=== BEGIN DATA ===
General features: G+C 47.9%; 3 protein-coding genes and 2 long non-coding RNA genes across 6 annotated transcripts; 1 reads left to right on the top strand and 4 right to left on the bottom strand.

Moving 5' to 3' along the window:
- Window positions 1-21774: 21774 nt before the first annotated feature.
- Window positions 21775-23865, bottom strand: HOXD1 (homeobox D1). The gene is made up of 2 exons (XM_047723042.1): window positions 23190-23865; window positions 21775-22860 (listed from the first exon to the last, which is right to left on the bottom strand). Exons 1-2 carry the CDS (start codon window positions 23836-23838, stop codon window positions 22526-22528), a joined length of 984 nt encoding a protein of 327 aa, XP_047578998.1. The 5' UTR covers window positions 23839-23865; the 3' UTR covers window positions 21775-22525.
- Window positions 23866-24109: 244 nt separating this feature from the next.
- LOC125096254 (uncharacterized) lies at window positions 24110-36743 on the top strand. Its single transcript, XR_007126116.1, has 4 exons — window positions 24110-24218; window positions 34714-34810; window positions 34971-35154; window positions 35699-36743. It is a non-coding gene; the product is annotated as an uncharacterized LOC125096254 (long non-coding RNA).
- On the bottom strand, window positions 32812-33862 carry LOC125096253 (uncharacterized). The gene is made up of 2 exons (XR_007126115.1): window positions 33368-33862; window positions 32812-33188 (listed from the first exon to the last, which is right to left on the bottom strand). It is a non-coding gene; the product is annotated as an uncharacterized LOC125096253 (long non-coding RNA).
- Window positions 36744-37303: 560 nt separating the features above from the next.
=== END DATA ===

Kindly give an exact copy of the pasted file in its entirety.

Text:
General features: G+C 47.9%; 3 protein-coding genes and 2 long non-coding RNA genes across 6 annotated transcripts; 1 reads left to right on the top strand and 4 right to left on the bottom strand.

Moving 5' to 3' along the window:
- Window positions 1-21774: 21774 nt before the first annotated feature.
- Window positions 21775-23865, bottom strand: HOXD1 (homeobox D1). The gene is made up of 2 exons (XM_047723042.1): window positions 23190-23865; window positions 21775-22860 (listed from the first exon to the last, which is right to left on the bottom strand). Exons 1-2 carry the CDS (start codon window positions 23836-23838, stop codon window positions 22526-22528), a joined length of 984 nt encoding a protein of 327 aa, XP_047578998.1. The 5' UTR covers window positions 23839-23865; the 3' UTR covers window positions 21775-22525.
- Window positions 23866-24109: 244 nt separating this feature from the next.
- LOC125096254 (uncharacterized) lies at window positions 24110-36743 on the top strand. Its single transcript, XR_007126116.1, has 4 exons — window positions 24110-24218; window positions 34714-34810; window positions 34971-35154; window positions 35699-36743. It is a non-coding gene; the product is annotated as an uncharacterized LOC125096254 (long non-coding RNA).
- On the bottom strand, window positions 32812-33862 carry LOC125096253 (uncharacterized). The gene is made up of 2 exons (XR_007126115.1): window positions 33368-33862; window positions 32812-33188 (listed from the first exon to the last, which is right to left on the bottom strand). It is a non-coding gene; the product is annotated as an uncharacterized LOC125096253 (long non-coding RNA).
- Window positions 36744-37303: 560 nt separating the features above from the next.